Academic Technology @ Palomar College

Video in Blackboard: To Upload or Not To Upload

Video in Blackboard: To Upload or Not To Upload

This Friday I will be conducting a workshop on PowerPoint to video, using the video tools built-in to PowerPoint to create a narrated video from a presentation.  If we stick strictly with PowerPoint, the video that will be produced will be in the WMV format (for PowerPoint 2010—the default format for PowerPoint 2013 is MP4).  Let’s assume that you want students to view the video in your Blackboard course.  While Blackboard claims to support the WMV (Windows Media Video) format, in practice there are so many problems with playing WMV files in Blackboard courses (due primarily to the unfortunate way the Windows Media Player operates in a web-invoked environment) that it is not a practical format to use within Blackboard.  The question becomes, how and where do you upload it so that students will have access to it?  Here are the practical answers to this question at our institution.

YouTube

The most reliable viewing experience for your students will be achieved by uploading the WMV file to YouTube.  YouTube will automatically re-encode the video in web-friendly formats and bandwidth targets.  All you need to be concerned with, if you take this approach, is supplying the highest definition video possible with the least original compression.  Therefore, when making your video in PowerPoint, be sure to pick the highest possible resolution.  With PowerPoint 2010  and 2013 this is 960 x 720, as Microsoft says optimistically, “For viewing on a computer monitor, projector, or high definition display”.  In actual fact it is a good deal less than high resolution, but with mainly static slides it is pretty good.  Note that this is also a 4:3 aspect ratio picture, even though in PowerPoint 2013 now by default displays slides in a 16:9 aspect ratio.  This means that you are going to have some letterbox bars above and below your video, but that’s as may be.  (Someday the various teams at Microsoft may begin speaking to each other).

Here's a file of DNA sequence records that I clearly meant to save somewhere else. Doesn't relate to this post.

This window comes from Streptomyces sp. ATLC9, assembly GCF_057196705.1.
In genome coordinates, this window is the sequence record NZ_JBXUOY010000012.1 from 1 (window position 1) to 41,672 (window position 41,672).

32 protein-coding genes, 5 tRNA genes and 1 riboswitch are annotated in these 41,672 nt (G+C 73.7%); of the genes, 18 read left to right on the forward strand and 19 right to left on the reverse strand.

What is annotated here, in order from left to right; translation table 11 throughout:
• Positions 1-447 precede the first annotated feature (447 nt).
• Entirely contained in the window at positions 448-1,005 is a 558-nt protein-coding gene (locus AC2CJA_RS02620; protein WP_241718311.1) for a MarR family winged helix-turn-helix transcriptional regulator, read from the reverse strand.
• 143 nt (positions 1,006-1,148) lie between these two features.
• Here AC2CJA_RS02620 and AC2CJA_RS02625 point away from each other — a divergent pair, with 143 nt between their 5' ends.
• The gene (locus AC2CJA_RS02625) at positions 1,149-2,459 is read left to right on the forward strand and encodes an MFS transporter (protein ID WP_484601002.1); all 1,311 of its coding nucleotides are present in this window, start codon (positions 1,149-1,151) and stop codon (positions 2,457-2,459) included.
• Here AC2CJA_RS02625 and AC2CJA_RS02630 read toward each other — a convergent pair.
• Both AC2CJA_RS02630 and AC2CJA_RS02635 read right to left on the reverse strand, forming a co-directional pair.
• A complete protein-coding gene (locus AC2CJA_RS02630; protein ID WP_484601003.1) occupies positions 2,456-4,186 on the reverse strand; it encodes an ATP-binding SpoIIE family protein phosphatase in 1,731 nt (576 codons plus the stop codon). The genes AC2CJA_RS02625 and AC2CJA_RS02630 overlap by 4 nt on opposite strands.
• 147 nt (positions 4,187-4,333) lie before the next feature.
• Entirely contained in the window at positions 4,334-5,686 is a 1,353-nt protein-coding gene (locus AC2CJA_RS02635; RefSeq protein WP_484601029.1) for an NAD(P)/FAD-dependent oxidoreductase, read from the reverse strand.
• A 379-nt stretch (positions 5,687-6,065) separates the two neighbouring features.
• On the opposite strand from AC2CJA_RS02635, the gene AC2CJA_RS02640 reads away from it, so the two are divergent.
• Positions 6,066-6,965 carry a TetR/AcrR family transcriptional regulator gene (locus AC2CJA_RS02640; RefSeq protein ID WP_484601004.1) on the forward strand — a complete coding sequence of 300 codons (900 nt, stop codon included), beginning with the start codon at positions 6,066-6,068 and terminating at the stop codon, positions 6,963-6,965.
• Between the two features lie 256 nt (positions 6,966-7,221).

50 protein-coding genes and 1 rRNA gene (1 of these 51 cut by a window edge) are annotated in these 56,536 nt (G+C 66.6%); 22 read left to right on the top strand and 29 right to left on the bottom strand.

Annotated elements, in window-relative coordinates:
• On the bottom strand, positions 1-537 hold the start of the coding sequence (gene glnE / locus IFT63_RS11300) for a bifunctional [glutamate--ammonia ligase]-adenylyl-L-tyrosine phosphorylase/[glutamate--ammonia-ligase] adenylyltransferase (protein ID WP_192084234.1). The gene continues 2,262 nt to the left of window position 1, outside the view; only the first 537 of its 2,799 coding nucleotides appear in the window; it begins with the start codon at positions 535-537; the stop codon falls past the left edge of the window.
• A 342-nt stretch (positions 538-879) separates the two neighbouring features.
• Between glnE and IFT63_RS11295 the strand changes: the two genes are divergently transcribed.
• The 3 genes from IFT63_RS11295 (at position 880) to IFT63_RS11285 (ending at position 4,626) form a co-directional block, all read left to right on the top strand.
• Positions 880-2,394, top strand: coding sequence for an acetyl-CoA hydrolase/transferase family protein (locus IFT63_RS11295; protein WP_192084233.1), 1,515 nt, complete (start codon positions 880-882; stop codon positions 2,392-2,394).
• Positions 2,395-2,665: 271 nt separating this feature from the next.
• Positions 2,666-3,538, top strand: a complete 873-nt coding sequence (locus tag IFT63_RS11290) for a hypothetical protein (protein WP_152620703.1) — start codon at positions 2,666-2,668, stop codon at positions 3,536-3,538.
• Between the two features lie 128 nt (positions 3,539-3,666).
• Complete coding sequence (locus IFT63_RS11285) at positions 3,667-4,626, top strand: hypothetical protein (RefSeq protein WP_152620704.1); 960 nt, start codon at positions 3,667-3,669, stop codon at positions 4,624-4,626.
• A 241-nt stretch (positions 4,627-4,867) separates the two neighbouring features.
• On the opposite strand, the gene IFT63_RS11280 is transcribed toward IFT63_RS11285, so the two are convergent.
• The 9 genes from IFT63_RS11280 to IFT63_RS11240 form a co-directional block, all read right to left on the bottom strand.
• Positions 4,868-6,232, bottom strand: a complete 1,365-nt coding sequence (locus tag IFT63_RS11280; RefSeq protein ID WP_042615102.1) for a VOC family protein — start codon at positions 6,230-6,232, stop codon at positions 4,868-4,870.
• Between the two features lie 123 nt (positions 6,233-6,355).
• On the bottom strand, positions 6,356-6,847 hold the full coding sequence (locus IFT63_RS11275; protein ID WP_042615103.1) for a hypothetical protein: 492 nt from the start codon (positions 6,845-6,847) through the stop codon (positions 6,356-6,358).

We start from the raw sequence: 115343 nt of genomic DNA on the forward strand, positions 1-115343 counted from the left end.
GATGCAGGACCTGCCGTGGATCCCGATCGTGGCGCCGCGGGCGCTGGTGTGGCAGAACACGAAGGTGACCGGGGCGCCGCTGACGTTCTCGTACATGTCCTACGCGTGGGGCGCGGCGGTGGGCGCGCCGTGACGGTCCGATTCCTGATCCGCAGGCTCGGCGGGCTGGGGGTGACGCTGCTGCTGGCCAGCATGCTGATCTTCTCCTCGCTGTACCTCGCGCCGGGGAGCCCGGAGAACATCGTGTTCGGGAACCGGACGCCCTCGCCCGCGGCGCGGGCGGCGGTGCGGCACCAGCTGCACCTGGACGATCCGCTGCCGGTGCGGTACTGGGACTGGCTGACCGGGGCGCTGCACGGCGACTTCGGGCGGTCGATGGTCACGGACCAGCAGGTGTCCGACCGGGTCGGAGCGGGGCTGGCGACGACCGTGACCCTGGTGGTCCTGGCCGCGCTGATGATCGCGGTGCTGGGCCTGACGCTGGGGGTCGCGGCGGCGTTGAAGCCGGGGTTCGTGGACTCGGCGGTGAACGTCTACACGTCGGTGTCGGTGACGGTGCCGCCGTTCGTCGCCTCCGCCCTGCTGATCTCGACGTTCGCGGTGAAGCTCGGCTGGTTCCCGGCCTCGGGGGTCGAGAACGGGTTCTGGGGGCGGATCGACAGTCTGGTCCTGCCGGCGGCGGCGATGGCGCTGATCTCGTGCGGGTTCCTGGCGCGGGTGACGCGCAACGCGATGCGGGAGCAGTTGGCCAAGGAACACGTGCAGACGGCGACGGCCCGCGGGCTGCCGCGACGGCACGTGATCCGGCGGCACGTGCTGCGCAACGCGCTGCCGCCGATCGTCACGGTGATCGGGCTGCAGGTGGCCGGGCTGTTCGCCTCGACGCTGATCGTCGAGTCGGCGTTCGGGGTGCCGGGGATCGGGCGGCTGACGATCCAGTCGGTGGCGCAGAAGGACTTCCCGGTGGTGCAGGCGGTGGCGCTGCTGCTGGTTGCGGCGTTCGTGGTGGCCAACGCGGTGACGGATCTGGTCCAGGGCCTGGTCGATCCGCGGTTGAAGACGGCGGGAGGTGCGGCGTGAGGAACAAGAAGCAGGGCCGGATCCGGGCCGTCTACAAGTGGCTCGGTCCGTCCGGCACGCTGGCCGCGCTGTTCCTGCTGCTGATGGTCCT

As I say, this is by far the easiest solution.  The resulting video, which can be inserted in video using the YouTube Mashup tool, or simply embedded using the iframe embed code straight from the YouTube site, will play regardless of the OS and browser platform the student is using, and there will be no complications with needing to load special plugins on the part of the student.  It will just work.

Nevertheless, for reasons that remain obscure to me, many faculty members do not want their work to appear on YouTube.  So where should they upload the video?

It is a tossup between uploading directly to Blackboard, or uploading to web space at Palomar College (faculty members can have as much as they want).  The determining factor is the size of your video, and consequently the size of your Blackboard course.  Some videos can be very, very large files.  While there is no limit to the cumulative size a Blackboard course can be, Blackboard does have a 2.5 GB file size limit on archives.  An archive (backup) file larger than 2.5 GB cannot be restored to Blackboard.  Since we strongly recommend that all courses be archived, as you go, with multiple archives, but at least one when you finish teaching the course.  That way, if you do not teach the course for over a year, you will have a source from which to restore its contents in future years.  You will also have a record of all student work in that course in case it is challenged.